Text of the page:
18
Nov
08

Wark’s Hacker Manifesto

McKenzie Wark
A Hacker Manifesto
Area: Digital Media

•    The hacker class—produce new concepts, perceptions, sensations, hacked out of raw data
•    To hack is to differ
•    To hack is to produce or apply the abstract to information and express the possibility of new worlds, beyond necessity
•    Information is the detachment of a resource from capital already detached from land.  It is the double of a double.
•    Time itself becomes a commodified experience
•    The hacker class is caught between a politics of the masses from below and a politics of the rulers from above
•    Education is slavery
o    050: “When capital discovers that many tasks can be performed by causal employees with little training, education splits into a minimal system meant to teach servility to the poorest workers and a competitive system offering the brighter workers a way up the slippery slope to security and consumerism.”
o    Education is the organization of knowledge under the sign of property
•    Whose property is knowledge?
•    A hack touches the virtual—and transforms the actual
•    While everyone isn’t a hacker, everyone hacks
•    Information wants to be free but is everywhere in chains
•    Every hacker is at the same time producer and a product of the hack
•    Forms of property:
o    Land: primary
o    Capital: secondary
o    Information: developing
•    Hackers need some means of extracting an income from the hack
o    Maintain autonomy; limited protection of rights
•    The vector is viral—vectors of transport move objects and subjects
•    By extension, a vector may be any means by which anything moves
004: “Hackers create the possibility of new things entering the world.  Not always great things, or even good things, but new things.  In art, in science, in philosophy and culture, in any production of knowledge where data can be gathered, where information can be extracted from it, and where in that information new possibilities for the world produced, there are hackers hacking the new out of the old. While we create these new worlds, we do not possess them.  That which we create is mortgage to others, and to the interests of others, to states and corporations who monopolize the means for making worlds we alone discover.  We do not own what we produce—it owns us.”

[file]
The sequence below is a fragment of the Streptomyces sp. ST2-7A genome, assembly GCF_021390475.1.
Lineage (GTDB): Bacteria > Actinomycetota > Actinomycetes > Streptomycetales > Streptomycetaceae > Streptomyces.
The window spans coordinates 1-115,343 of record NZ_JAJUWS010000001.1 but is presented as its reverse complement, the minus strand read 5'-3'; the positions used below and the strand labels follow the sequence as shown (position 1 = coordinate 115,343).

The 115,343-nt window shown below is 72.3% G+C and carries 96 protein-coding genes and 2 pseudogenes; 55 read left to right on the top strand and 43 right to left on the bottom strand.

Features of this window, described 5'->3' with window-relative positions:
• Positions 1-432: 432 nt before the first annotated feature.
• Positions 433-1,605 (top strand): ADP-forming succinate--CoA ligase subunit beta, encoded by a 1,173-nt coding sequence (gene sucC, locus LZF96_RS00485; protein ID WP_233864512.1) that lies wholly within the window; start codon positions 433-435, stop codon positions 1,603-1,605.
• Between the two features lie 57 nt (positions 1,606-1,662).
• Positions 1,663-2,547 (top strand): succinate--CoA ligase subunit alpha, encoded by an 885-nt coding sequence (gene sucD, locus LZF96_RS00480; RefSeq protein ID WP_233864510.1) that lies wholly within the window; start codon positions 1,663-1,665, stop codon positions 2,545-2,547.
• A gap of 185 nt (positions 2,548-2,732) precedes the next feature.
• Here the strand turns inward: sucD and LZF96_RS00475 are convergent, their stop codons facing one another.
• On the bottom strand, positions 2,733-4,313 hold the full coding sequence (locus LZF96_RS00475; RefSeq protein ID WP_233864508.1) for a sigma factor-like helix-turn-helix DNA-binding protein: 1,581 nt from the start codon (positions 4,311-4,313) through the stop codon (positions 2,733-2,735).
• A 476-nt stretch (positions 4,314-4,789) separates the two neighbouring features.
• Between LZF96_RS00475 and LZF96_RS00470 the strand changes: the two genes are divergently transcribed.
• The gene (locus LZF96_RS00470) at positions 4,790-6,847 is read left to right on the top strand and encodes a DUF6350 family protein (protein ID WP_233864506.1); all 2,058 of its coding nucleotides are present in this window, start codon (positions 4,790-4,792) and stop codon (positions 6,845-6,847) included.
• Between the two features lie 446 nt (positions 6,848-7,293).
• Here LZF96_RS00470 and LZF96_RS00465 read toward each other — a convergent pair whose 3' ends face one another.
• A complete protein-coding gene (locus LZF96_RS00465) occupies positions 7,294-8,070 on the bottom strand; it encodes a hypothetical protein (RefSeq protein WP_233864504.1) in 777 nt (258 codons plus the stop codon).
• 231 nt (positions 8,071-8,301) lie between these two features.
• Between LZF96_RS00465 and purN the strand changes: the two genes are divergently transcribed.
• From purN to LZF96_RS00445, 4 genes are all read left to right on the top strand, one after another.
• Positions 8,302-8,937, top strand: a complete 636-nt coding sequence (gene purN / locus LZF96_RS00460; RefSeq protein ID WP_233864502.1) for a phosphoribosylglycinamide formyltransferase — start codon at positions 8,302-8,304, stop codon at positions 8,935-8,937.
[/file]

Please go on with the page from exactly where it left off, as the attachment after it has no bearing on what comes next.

021: “The vectoralist class struggles to monopolize abstraction.  For the vectoral class, ‘politics is about absolute control over intellectual property by means of warlike strategies of communication, control, and command.”
022: “Hackers come as a class to recognize their class interest is best expressed through the struggle to free the production of abstraction, not just from the particular fetters of this or that form of property, but to abstract the form of property itself.”
030: “But when information in turn becomes a form of private property, workers are dispossessed of it, and must buy their own culture back from its owners, the vectoralist class.”
130: “Information exceeds communication.  Deleuze: ‘We do not lack communication.  On the contrary, we have too much of it.  We lack creation.  We lack resistance to the present.’  Information is at once this resistance, and what it resists—its own dead form, communication.”
139: “The sign of a free world is not the liberty to consume information, or to produce it, not even to implement its potential in private worlds of one’s choosing.  The sign of a free world is the liberty for the collective transformation of the world through abstractions freely chosen and freely actualized.”
170: “Production produces not only the object as commodity, but also the subject who appears as its consumerism, even though it is actually its producer.  Under vectoralist rule, society becomes a ‘social factory’ which makes subjects as much as objects out of the transformation of nature into second nature.”
222: “To hack is to refuse representation, to make matters express themselves otherwise.  To hack is always to produce the odd difference in the production of information.  To hack is to trouble the object or the subject, by transforming in some way the very process of production by which objects and subjects come into being and recognizing each other by their representations.  The hack troubles the unrepresentable, the real.”
322: “Once information can move faster than people or things, it becomes the means by which people and things are to be meshed together in the interest of productive activity in ever expanding envelopes.”
344: “The great challenge to the hacker class is not just to create the abstractions by which the vector may develop, but the forms of collective expression that may overcome the limits not just of commodification, but of objectification in general, of which commodification is just the most pernicious and one-sided development.”

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